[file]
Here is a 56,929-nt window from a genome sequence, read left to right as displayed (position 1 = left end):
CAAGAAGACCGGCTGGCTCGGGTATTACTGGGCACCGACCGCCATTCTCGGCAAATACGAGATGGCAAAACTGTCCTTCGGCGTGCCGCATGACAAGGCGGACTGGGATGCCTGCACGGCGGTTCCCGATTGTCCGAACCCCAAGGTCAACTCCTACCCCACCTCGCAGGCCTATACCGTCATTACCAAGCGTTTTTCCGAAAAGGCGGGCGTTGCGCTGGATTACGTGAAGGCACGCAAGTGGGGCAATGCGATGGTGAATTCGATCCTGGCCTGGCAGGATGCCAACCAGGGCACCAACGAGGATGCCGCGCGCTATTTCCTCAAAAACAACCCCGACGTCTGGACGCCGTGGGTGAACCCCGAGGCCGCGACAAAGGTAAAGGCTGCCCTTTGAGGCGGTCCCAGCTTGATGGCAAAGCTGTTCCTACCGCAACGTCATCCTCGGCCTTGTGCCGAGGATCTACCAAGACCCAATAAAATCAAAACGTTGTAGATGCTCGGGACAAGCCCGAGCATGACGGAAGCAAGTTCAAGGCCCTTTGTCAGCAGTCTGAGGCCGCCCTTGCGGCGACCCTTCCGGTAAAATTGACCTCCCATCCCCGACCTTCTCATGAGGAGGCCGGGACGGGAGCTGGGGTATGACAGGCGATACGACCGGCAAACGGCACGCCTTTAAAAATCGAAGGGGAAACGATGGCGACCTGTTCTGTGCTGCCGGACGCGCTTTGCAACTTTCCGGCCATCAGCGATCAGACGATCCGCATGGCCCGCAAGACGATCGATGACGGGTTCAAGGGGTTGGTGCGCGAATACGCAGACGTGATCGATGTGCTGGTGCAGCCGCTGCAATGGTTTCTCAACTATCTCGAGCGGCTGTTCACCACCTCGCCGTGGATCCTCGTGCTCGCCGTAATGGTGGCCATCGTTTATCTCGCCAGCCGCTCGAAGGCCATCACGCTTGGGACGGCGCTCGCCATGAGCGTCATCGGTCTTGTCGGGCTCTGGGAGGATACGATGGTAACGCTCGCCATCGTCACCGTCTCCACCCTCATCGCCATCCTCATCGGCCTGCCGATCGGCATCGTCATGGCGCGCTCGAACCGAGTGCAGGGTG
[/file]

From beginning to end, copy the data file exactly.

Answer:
Here is a 56,929-nt window from a genome sequence, read left to right as displayed (position 1 = left end):
CAAGAAGACCGGCTGGCTCGGGTATTACTGGGCACCGACCGCCATTCTCGGCAAATACGAGATGGCAAAACTGTCCTTCGGCGTGCCGCATGACAAGGCGGACTGGGATGCCTGCACGGCGGTTCCCGATTGTCCGAACCCCAAGGTCAACTCCTACCCCACCTCGCAGGCCTATACCGTCATTACCAAGCGTTTTTCCGAAAAGGCGGGCGTTGCGCTGGATTACGTGAAGGCACGCAAGTGGGGCAATGCGATGGTGAATTCGATCCTGGCCTGGCAGGATGCCAACCAGGGCACCAACGAGGATGCCGCGCGCTATTTCCTCAAAAACAACCCCGACGTCTGGACGCCGTGGGTGAACCCCGAGGCCGCGACAAAGGTAAAGGCTGCCCTTTGAGGCGGTCCCAGCTTGATGGCAAAGCTGTTCCTACCGCAACGTCATCCTCGGCCTTGTGCCGAGGATCTACCAAGACCCAATAAAATCAAAACGTTGTAGATGCTCGGGACAAGCCCGAGCATGACGGAAGCAAGTTCAAGGCCCTTTGTCAGCAGTCTGAGGCCGCCCTTGCGGCGACCCTTCCGGTAAAATTGACCTCCCATCCCCGACCTTCTCATGAGGAGGCCGGGACGGGAGCTGGGGTATGACAGGCGATACGACCGGCAAACGGCACGCCTTTAAAAATCGAAGGGGAAACGATGGCGACCTGTTCTGTGCTGCCGGACGCGCTTTGCAACTTTCCGGCCATCAGCGATCAGACGATCCGCATGGCCCGCAAGACGATCGATGACGGGTTCAAGGGGTTGGTGCGCGAATACGCAGACGTGATCGATGTGCTGGTGCAGCCGCTGCAATGGTTTCTCAACTATCTCGAGCGGCTGTTCACCACCTCGCCGTGGATCCTCGTGCTCGCCGTAATGGTGGCCATCGTTTATCTCGCCAGCCGCTCGAAGGCCATCACGCTTGGGACGGCGCTCGCCATGAGCGTCATCGGTCTTGTCGGGCTCTGGGAGGATACGATGGTAACGCTCGCCATCGTCACCGTCTCCACCCTCATCGCCATCCTCATCGGCCTGCCGATCGGCATCGTCATGGCGCGCTCGAACCGAGTGCAGGGTG